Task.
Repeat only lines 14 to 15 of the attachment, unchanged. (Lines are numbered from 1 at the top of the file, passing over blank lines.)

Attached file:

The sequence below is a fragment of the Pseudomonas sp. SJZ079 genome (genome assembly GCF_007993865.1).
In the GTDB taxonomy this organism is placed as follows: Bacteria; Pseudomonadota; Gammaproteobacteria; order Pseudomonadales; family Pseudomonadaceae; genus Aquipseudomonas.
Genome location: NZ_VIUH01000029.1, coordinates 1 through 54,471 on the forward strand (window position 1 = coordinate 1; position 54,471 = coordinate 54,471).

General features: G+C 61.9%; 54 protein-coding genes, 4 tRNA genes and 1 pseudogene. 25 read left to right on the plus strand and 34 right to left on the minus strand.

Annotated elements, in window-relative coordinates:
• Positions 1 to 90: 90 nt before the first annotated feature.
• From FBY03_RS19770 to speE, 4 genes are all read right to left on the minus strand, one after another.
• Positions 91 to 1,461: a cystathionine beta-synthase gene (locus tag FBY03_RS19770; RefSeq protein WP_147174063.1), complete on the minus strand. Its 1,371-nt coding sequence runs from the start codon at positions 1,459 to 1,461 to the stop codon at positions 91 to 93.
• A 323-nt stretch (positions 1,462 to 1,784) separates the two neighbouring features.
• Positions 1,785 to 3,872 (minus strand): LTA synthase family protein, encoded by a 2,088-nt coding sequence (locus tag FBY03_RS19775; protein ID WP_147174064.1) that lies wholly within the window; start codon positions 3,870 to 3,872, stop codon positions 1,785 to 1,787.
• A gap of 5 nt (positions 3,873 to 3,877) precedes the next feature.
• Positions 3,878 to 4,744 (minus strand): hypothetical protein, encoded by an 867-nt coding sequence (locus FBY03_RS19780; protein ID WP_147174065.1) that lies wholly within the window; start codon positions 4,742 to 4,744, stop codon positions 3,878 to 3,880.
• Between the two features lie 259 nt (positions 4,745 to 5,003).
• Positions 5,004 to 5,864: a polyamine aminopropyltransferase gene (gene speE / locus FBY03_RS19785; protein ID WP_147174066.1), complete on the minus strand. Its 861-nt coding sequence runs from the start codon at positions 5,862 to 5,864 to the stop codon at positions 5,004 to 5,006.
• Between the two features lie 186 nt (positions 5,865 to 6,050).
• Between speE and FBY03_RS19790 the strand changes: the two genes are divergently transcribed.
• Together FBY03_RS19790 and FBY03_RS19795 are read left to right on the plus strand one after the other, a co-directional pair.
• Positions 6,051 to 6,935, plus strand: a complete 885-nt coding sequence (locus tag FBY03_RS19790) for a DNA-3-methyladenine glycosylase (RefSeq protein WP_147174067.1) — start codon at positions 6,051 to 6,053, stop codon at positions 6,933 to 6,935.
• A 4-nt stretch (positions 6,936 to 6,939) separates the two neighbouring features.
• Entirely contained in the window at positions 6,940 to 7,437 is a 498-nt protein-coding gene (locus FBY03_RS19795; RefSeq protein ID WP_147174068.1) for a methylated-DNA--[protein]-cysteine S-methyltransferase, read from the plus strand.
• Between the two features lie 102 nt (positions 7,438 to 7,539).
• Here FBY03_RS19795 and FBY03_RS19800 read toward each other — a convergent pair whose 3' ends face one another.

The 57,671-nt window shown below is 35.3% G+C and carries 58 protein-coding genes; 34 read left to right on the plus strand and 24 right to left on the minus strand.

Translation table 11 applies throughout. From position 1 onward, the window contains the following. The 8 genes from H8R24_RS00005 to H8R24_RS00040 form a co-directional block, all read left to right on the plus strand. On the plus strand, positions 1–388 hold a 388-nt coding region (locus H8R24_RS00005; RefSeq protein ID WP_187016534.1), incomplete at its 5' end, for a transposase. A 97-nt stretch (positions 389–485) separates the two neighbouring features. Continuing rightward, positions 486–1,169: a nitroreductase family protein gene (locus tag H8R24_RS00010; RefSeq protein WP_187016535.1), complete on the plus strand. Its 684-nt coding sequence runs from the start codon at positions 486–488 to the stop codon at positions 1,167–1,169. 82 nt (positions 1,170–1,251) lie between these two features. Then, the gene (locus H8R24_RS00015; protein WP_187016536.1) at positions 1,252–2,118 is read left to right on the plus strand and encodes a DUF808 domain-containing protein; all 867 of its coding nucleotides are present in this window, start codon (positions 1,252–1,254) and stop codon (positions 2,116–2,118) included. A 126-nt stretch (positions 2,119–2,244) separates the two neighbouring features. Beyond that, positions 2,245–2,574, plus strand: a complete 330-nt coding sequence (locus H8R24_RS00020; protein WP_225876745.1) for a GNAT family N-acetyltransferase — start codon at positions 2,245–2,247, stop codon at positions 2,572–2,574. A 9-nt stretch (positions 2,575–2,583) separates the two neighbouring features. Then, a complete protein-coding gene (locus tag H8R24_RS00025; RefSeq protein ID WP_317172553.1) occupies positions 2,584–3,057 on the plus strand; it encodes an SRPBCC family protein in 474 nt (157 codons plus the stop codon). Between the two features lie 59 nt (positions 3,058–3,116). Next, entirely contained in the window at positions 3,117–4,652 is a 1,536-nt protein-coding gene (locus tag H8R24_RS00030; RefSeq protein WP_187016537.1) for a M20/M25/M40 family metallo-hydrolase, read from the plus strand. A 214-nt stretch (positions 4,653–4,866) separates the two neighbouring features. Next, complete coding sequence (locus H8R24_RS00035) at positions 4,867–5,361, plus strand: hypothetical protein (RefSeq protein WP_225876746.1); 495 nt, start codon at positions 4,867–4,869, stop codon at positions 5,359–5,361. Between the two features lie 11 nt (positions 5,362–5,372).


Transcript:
• Positions 5,004 to 5,864: a polyamine aminopropyltransferase gene (gene speE / locus FBY03_RS19785; protein ID WP_147174066.1), complete on the minus strand. Its 861-nt coding sequence runs from the start codon at positions 5,862 to 5,864 to the stop codon at positions 5,004 to 5,006.
• Between the two features lie 186 nt (positions 5,865 to 6,050).